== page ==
I’m a big fan of Diane Ravitch, and I view her as a huge advocate for teachers and children. I have to admit that this article hits on a plethora of important points: Teachers are adamant that the roll out is not going well, school chiefs need to listen to teachers as the roll out continues, and we need to scrutinize the Gates Foundation moneys–especially in what ways the foundation wishes to influence policy. But merely stating that a foundation donates money does not mean that groups have been bought off. Local education foundations donate money to school districts all the time, but that does not mean that they determine curriculum. As the common core assessments, overly expensive with charges of exploitation and profiteering hanging over them, roll out in the next few years, the national dialogue will certainly heat up. But just implying that the Gates Foundation donations are connected to profiteering in the test writing and tech device worlds is not a reason to ditch the standards. The standards will need to be tweaked. They will need to be revised. One does not just roll out something new and not make adjustments along the way. The Chiefs need to acknowledge this or doom the new standards to failure as they become mired in their inadequacies.
A major problem plaguing the roll out is definitely that administrators in schools haven’t a clue as to what “common core” really is or what it looks like. I see this on my campus daily. My principal thinks common core is student engagement, and it is really frustrating to have the leader of the school knowing less than the practitioners who may rely on him to help them with professional development. In the end though, the common core are nothing more than a set of standards–standards that shift our teaching strategies in different directions. The teaching strategies are NOT common core, as so many label them. By lumping the standard and the strategies to achieve the learning outcome together, we face the same danger that we currently do with overly scripted curricula. Teachers need to be given the freedom to explore which methods work best for reaching students, teaching them the outcome, connecting the material to real life, and so on.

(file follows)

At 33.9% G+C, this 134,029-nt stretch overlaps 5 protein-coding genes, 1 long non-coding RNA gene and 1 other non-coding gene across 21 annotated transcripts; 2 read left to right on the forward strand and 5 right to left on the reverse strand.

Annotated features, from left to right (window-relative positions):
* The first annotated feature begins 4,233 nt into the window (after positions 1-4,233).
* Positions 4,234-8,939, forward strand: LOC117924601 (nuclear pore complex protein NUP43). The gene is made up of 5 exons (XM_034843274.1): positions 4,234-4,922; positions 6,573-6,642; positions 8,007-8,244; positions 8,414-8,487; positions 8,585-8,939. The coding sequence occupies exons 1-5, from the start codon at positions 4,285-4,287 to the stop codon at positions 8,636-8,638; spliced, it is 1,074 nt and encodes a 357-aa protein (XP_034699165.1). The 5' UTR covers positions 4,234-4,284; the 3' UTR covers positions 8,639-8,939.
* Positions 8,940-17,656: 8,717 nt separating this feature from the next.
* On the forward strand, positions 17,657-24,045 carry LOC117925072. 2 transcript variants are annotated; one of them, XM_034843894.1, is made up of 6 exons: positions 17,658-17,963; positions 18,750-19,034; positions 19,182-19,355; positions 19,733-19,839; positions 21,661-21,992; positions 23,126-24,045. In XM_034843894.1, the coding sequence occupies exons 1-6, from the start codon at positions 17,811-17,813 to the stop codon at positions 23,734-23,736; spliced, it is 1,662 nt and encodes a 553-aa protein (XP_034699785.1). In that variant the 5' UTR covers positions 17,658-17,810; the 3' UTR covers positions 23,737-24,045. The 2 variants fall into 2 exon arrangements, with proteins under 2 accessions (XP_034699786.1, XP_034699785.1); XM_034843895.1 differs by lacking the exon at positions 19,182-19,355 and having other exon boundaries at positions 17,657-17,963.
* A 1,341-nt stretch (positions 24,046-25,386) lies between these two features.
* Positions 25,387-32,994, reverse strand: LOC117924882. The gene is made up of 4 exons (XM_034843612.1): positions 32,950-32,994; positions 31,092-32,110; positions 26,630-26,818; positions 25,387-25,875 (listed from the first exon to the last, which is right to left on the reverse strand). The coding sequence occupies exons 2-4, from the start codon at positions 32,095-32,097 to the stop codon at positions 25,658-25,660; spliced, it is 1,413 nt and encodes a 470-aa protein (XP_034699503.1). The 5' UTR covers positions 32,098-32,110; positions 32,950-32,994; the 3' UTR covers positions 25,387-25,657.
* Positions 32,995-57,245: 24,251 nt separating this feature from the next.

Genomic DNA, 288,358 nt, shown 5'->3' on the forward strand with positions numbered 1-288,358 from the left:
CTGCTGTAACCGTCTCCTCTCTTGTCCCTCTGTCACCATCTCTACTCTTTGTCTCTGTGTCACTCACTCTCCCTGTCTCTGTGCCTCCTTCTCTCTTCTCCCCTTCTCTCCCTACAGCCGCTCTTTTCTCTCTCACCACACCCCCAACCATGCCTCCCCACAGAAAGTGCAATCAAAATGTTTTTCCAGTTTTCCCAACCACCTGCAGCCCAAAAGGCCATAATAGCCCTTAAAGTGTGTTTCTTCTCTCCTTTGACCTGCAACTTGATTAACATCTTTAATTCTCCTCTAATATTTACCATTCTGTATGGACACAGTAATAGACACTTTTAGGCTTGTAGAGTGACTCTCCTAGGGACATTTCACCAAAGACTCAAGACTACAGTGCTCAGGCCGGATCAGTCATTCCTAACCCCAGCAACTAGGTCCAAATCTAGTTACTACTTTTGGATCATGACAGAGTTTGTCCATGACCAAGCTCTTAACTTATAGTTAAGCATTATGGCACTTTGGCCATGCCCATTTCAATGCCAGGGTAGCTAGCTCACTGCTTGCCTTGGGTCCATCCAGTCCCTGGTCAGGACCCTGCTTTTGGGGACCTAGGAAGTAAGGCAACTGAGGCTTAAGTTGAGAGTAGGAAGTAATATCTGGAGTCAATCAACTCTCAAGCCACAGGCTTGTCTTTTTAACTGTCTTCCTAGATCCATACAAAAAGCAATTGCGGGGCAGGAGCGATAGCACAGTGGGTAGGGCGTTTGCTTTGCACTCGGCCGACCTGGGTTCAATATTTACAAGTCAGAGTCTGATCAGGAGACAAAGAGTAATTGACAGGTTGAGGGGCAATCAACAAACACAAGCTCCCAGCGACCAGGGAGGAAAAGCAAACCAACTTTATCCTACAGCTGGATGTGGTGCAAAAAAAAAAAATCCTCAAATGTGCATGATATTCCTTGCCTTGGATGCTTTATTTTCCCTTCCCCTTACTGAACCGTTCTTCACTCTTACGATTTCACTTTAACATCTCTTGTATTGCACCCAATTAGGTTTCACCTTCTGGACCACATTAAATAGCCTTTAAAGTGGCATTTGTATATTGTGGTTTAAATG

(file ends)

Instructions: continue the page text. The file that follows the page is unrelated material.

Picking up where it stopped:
For example, the common core standard to cite textual evidence in literary analysis lends itself to multiple strategies in the classroom–teaching annotation strategies, creating jigsaws around finding evidence from the text to support a different claim in each group, a discussion about where in real life we may be asked to provide evidence and what that skill looks like when applied outside of reading literature, and so many more.
I look forward to the dialogue, as should most teachers. For once, the spotlight will shift back to ESEA/NCLB testing mandates that the Obama Administration has done nothing to curtail, but has instead strengthened. The spotlight will focus on the inequality created by watered down standards in some states and more rigorous standards of others. The spotlight will shine on exceptional teaching strategies that focus on engaging students and facilitating learning–the guide on the side as opposed to the sage on the stage techniques. One doesn’t have to like common core to admit that it, thankfully, has created a place for education on the national stage again.